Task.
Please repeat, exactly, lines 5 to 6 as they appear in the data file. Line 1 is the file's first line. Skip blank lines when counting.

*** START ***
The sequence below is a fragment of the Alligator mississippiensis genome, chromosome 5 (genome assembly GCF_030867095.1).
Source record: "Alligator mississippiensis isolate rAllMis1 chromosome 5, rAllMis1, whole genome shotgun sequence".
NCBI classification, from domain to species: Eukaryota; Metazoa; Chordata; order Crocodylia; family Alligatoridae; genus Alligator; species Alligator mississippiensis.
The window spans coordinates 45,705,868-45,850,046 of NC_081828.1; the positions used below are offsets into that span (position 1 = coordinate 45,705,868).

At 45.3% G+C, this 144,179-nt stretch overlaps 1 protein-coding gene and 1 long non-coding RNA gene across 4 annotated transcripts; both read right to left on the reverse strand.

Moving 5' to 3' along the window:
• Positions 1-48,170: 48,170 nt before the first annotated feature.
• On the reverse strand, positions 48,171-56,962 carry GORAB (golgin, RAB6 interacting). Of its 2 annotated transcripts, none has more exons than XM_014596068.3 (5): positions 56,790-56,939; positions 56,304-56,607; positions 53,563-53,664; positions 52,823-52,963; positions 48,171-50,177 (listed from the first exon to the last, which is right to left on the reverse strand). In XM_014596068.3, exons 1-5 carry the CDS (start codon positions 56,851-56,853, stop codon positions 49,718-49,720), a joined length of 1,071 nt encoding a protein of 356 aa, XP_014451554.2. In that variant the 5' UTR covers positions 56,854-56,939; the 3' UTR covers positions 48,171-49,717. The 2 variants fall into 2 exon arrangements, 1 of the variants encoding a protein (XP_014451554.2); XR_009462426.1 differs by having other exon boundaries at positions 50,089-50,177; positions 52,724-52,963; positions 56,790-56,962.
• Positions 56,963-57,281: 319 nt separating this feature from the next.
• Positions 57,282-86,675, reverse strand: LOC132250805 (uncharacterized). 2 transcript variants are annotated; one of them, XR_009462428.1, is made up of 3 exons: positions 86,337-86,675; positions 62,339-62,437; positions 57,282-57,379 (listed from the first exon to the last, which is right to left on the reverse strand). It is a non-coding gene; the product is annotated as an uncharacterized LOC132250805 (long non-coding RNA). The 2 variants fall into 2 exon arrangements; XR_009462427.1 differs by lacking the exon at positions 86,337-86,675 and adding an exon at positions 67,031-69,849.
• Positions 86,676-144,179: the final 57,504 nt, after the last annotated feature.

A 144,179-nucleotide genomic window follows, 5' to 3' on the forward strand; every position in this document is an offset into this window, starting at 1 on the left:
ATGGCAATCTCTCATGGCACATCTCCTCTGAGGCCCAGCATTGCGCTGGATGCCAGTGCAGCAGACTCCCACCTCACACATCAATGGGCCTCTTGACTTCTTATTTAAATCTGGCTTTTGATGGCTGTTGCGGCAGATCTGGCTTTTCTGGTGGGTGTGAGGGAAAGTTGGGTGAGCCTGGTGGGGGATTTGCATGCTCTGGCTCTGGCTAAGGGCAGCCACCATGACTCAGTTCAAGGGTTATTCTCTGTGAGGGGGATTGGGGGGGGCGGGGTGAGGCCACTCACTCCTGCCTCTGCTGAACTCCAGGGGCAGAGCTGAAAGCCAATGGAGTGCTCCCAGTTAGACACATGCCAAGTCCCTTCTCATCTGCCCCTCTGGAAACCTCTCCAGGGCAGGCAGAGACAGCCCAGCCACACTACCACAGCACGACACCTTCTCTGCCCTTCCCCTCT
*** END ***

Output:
At 45.3% G+C, this 144,179-nt stretch overlaps 1 protein-coding gene and 1 long non-coding RNA gene across 4 annotated transcripts; both read right to left on the reverse strand.

Moving 5' to 3' along the window: